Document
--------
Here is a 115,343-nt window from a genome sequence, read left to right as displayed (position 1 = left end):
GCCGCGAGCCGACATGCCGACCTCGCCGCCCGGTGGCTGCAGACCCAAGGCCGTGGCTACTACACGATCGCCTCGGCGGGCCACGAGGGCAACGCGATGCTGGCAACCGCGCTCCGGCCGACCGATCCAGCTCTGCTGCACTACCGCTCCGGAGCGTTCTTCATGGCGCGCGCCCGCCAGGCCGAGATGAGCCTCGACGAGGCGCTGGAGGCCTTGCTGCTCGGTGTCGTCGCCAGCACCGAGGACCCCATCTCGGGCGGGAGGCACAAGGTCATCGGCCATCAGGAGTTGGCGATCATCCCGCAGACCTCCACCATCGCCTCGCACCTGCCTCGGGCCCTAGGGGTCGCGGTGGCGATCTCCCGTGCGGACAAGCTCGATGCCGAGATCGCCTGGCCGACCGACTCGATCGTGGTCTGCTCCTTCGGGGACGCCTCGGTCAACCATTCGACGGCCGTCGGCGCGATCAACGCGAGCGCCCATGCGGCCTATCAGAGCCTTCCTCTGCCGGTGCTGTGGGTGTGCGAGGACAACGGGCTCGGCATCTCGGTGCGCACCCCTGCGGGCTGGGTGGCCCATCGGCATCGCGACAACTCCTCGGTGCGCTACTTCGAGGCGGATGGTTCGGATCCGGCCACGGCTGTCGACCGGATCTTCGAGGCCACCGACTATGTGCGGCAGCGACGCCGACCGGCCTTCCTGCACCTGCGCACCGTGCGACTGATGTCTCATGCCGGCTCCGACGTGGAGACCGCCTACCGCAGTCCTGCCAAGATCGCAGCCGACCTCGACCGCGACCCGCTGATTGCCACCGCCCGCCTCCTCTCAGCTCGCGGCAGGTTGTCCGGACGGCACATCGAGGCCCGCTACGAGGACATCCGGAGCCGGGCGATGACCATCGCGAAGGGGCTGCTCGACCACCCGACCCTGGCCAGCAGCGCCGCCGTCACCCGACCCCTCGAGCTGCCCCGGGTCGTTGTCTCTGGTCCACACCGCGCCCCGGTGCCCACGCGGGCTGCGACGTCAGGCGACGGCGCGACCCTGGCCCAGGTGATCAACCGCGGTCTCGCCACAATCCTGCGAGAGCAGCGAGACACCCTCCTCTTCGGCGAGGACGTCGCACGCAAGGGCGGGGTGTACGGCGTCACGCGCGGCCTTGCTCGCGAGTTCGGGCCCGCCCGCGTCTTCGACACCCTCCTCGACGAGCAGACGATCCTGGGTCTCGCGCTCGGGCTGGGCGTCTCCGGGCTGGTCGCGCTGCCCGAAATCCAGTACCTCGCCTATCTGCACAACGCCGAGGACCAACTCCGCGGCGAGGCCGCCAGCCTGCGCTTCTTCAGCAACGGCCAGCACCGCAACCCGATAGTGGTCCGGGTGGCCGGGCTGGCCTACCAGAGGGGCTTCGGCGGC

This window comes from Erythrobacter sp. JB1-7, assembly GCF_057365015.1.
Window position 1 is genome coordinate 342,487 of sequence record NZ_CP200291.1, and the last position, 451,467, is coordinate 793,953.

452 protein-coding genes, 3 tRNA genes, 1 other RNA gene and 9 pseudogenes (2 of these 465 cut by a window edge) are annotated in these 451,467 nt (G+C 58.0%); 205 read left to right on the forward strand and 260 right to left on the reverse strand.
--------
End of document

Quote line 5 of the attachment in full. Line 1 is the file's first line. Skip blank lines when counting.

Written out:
452 protein-coding genes, 3 tRNA genes, 1 other RNA gene and 9 pseudogenes (2 of these 465 cut by a window edge) are annotated in these 451,467 nt (G+C 58.0%); 205 read left to right on the forward strand and 260 right to left on the reverse strand.